By Garrett Wheeler
Ok, so the above title is erroneous- nobody threatened anybody with violence, at least not openly. But something tells me that after Santa Cruz’s finest get a hold of the latest issue of Surfer Magazine, they’re going to be really f—king pissed.
Citing consistency of quality waves and a “low-key but thriving art scene, great wine, and access to massive expanse of naturally beauty”, the article placed Santa Cruz atop its list of America’s best surf towns. Nobody can disagree with the finding, except for the #2 town, Haleiwa, Hawaii. That little North Shore village is home to some of the best waves on earth (see: Pipeline, Backdoor, Sunset), and certainly blows Santa Cruz out of the water in that respect. But for reasons like “proximity to the West Coast’s most metropolitan city” and “numerous legendary breaks”, Surfer went with Santa Cruz. And now, I can tell you without hesitation, the locals want blood.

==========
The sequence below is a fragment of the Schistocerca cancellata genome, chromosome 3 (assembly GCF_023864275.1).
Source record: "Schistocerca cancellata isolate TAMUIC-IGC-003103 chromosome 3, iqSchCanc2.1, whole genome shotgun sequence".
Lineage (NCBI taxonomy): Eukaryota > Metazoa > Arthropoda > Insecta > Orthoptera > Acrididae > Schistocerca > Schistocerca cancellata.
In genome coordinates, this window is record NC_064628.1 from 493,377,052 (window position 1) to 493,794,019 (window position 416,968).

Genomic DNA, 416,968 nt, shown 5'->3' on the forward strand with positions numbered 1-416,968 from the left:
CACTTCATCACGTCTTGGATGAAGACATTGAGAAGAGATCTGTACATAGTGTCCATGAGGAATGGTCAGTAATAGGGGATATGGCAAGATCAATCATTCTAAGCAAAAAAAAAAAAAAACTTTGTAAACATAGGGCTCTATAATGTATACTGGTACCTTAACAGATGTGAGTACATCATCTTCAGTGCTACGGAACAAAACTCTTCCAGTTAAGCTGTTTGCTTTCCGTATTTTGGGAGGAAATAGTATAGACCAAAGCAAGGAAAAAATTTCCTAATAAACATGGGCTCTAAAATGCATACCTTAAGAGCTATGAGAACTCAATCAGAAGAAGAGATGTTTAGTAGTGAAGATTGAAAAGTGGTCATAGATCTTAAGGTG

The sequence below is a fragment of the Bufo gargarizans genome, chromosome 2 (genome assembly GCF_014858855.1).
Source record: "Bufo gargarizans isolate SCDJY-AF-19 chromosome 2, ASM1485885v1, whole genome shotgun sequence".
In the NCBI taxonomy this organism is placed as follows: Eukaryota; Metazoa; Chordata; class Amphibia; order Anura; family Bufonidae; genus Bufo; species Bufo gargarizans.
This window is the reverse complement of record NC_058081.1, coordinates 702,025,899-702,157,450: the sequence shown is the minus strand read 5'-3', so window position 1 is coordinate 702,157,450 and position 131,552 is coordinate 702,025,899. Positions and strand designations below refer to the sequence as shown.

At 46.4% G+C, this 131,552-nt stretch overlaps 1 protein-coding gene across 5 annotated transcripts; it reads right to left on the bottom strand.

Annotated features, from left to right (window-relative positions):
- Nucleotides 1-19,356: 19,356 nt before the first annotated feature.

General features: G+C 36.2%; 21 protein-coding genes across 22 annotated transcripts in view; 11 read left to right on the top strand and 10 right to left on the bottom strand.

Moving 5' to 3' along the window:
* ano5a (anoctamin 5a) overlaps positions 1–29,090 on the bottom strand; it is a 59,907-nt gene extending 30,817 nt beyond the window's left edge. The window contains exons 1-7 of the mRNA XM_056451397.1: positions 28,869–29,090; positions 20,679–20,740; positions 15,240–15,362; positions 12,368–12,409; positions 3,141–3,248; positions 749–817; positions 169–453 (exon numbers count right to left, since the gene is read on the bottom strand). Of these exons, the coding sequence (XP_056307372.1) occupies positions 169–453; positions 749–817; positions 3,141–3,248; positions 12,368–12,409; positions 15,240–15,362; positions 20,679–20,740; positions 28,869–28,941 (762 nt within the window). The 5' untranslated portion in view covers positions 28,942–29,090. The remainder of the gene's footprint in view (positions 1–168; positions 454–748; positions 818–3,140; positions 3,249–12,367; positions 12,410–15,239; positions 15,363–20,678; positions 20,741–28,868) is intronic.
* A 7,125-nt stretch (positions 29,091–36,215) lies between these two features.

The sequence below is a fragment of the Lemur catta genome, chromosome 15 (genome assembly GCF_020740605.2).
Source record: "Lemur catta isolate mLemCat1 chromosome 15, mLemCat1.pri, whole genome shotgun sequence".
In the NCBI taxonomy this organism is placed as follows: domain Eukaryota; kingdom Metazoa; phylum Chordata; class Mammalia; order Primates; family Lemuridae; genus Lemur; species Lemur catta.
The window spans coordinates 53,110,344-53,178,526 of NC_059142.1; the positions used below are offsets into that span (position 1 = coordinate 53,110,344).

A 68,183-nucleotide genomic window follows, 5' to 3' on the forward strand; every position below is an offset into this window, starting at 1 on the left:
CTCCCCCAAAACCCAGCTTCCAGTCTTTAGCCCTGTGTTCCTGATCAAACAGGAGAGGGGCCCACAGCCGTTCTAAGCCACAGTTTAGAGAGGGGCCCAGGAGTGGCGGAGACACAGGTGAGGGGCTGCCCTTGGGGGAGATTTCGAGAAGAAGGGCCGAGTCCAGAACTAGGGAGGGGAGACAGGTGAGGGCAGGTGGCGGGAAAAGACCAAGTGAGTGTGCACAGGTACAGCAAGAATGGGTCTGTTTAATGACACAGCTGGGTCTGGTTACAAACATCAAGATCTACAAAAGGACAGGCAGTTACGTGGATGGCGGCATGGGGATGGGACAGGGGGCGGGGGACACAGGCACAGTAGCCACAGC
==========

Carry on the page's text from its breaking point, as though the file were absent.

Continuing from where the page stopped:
Beneath the hippy façade built by UCSC and the town’s vast array of “soul searchers”, Santa Cruz is a very angry place. Meth addicts abound, bar fights are common, and the local surfers, well, they don’t like you. At all. Outsiders are seen as invasive species, much in the way that Native Americans justifiably view white dudes as total rapists of their once sacred land. Breaks are ridiculously crowded, and kooks from Ojai to San Jose are completely oblivious to all forms of surfing etiquette. The hatred expressed by local surfers is best summarized by the lovely name given to all non-locals: maggot.
And so, now that Surfing Magazine has done its journalistic duty to the surfing world and reported on the best places for surfers to live, locals are undoubtedly disappointed. Disappointed to know that magazine subscribers in Fremont, Mountain View, Palo Alto, Los Gatos, and Gilroy will now be convinced that there is no better place in the US to go surfing than Santa Cruz. Disappointed to know that SUVs full of pimple-faced high-schoolers from Menlo Park will continue pouring into the Lane and the Point. But most of all, Santa Cruz locals will be disappointed that the word is out: Santa Cruz is a special place.
Wait, that’s not news.